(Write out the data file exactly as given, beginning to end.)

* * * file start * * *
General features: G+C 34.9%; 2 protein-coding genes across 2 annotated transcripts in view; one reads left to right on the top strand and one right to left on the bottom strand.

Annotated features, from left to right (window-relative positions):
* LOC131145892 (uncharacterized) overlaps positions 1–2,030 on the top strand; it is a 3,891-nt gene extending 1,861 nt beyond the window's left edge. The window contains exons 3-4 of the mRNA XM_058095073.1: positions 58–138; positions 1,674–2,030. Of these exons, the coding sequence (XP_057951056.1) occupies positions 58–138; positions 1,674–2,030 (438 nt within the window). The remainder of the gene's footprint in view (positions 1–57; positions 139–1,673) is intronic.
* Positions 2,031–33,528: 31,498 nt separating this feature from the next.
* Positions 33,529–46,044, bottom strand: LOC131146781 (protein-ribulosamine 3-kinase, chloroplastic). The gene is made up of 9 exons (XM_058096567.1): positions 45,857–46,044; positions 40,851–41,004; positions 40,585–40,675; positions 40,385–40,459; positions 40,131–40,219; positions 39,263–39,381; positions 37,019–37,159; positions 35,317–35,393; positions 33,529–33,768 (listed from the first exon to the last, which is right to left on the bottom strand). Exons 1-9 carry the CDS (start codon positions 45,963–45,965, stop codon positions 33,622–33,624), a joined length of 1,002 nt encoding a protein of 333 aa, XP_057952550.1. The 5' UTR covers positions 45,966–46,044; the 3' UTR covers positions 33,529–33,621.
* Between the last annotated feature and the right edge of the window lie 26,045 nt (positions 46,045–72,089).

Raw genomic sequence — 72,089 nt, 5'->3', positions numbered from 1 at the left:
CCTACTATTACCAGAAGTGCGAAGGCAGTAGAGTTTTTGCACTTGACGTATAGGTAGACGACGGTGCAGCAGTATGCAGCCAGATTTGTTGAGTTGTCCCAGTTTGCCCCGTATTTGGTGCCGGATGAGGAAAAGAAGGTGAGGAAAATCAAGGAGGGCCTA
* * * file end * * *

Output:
General features: G+C 34.9%; 2 protein-coding genes across 2 annotated transcripts in view; one reads left to right on the top strand and one right to left on the bottom strand.

Annotated features, from left to right (window-relative positions):
* LOC131145892 (uncharacterized) overlaps positions 1–2,030 on the top strand; it is a 3,891-nt gene extending 1,861 nt beyond the window's left edge. The window contains exons 3-4 of the mRNA XM_058095073.1: positions 58–138; positions 1,674–2,030. Of these exons, the coding sequence (XP_057951056.1) occupies positions 58–138; positions 1,674–2,030 (438 nt within the window). The remainder of the gene's footprint in view (positions 1–57; positions 139–1,673) is intronic.
* Positions 2,031–33,528: 31,498 nt separating this feature from the next.
* Positions 33,529–46,044, bottom strand: LOC131146781 (protein-ribulosamine 3-kinase, chloroplastic). The gene is made up of 9 exons (XM_058096567.1): positions 45,857–46,044; positions 40,851–41,004; positions 40,585–40,675; positions 40,385–40,459; positions 40,131–40,219; positions 39,263–39,381; positions 37,019–37,159; positions 35,317–35,393; positions 33,529–33,768 (listed from the first exon to the last, which is right to left on the bottom strand). Exons 1-9 carry the CDS (start codon positions 45,963–45,965, stop codon positions 33,622–33,624), a joined length of 1,002 nt encoding a protein of 333 aa, XP_057952550.1. The 5' UTR covers positions 45,966–46,044; the 3' UTR covers positions 33,529–33,621.
* Between the last annotated feature and the right edge of the window lie 26,045 nt (positions 46,045–72,089).

Raw genomic sequence — 72,089 nt, 5'->3', positions numbered from 1 at the left:
CCTACTATTACCAGAAGTGCGAAGGCAGTAGAGTTTTTGCACTTGACGTATAGGTAGACGACGGTGCAGCAGTATGCAGCCAGATTTGTTGAGTTGTCCCAGTTTGCCCCGTATTTGGTGCCGGATGAGGAAAAGAAGGTGAGGAAAATCAAGGAGGGCCTA